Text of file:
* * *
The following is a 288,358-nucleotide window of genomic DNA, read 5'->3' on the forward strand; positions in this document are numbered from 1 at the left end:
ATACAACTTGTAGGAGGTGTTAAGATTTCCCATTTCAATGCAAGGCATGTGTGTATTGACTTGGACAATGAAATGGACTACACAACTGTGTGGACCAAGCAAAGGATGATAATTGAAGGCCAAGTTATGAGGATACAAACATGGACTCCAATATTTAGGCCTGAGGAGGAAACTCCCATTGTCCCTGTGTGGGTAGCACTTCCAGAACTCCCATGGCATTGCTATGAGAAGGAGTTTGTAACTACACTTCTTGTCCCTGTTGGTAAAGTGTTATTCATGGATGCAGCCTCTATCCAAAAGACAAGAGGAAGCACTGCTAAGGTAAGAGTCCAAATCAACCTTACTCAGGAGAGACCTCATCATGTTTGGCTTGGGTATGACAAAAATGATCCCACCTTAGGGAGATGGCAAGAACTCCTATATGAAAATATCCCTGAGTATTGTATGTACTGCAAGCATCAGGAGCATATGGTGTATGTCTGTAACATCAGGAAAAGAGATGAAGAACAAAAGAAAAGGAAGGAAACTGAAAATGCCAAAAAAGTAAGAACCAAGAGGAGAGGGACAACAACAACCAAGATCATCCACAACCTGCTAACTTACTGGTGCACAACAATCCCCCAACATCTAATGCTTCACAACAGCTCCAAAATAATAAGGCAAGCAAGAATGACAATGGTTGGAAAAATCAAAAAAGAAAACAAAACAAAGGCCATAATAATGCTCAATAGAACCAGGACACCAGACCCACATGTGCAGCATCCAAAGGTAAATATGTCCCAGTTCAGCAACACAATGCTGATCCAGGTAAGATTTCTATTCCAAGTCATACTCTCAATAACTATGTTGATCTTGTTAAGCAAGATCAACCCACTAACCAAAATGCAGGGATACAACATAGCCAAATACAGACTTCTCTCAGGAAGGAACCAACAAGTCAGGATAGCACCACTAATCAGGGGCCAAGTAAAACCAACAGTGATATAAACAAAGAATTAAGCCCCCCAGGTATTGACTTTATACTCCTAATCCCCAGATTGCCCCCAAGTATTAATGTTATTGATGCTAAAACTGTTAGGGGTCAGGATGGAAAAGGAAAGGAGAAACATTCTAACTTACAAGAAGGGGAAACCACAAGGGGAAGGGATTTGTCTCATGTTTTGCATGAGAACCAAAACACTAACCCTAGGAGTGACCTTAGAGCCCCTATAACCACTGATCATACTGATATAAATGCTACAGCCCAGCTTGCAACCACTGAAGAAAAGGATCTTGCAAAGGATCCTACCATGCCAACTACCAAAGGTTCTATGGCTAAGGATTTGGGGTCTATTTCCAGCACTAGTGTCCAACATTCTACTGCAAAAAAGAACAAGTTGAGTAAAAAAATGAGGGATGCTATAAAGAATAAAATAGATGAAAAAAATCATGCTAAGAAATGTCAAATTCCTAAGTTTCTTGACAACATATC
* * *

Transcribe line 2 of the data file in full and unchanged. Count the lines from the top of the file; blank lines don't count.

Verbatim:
ATACAACTTGTAGGAGGTGTTAAGATTTCCCATTTCAATGCAAGGCATGTGTGTATTGACTTGGACAATGAAATGGACTACACAACTGTGTGGACCAAGCAAAGGATGATAATTGAAGGCCAAGTTATGAGGATACAAACATGGACTCCAATATTTAGGCCTGAGGAGGAAACTCCCATTGTCCCTGTGTGGGTAGCACTTCCAGAACTCCCATGGCATTGCTATGAGAAGGAGTTTGTAACTACACTTCTTGTCCCTGTTGGTAAAGTGTTATTCATGGATGCAGCCTCTATCCAAAAGACAAGAGGAAGCACTGCTAAGGTAAGAGTCCAAATCAACCTTACTCAGGAGAGACCTCATCATGTTTGGCTTGGGTATGACAAAAATGATCCCACCTTAGGGAGATGGCAAGAACTCCTATATGAAAATATCCCTGAGTATTGTATGTACTGCAAGCATCAGGAGCATATGGTGTATGTCTGTAACATCAGGAAAAGAGATGAAGAACAAAAGAAAAGGAAGGAAACTGAAAATGCCAAAAAAGTAAGAACCAAGAGGAGAGGGACAACAACAACCAAGATCATCCACAACCTGCTAACTTACTGGTGCACAACAATCCCCCAACATCTAATGCTTCACAACAGCTCCAAAATAATAAGGCAAGCAAGAATGACAATGGTTGGAAAAATCAAAAAAGAAAACAAAACAAAGGCCATAATAATGCTCAATAGAACCAGGACACCAGACCCACATGTGCAGCATCCAAAGGTAAATATGTCCCAGTTCAGCAACACAATGCTGATCCAGGTAAGATTTCTATTCCAAGTCATACTCTCAATAACTATGTTGATCTTGTTAAGCAAGATCAACCCACTAACCAAAATGCAGGGATACAACATAGCCAAATACAGACTTCTCTCAGGAAGGAACCAACAAGTCAGGATAGCACCACTAATCAGGGGCCAAGTAAAACCAACAGTGATATAAACAAAGAATTAAGCCCCCCAGGTATTGACTTTATACTCCTAATCCCCAGATTGCCCCCAAGTATTAATGTTATTGATGCTAAAACTGTTAGGGGTCAGGATGGAAAAGGAAAGGAGAAACATTCTAACTTACAAGAAGGGGAAACCACAAGGGGAAGGGATTTGTCTCATGTTTTGCATGAGAACCAAAACACTAACCCTAGGAGTGACCTTAGAGCCCCTATAACCACTGATCATACTGATATAAATGCTACAGCCCAGCTTGCAACCACTGAAGAAAAGGATCTTGCAAAGGATCCTACCATGCCAACTACCAAAGGTTCTATGGCTAAGGATTTGGGGTCTATTTCCAGCACTAGTGTCCAACATTCTACTGCAAAAAAGAACAAGTTGAGTAAAAAAATGAGGGATGCTATAAAGAATAAAATAGATGAAAAAAATCATGCTAAGAAATGTCAAATTCCTAAGTTTCTTGACAACATATC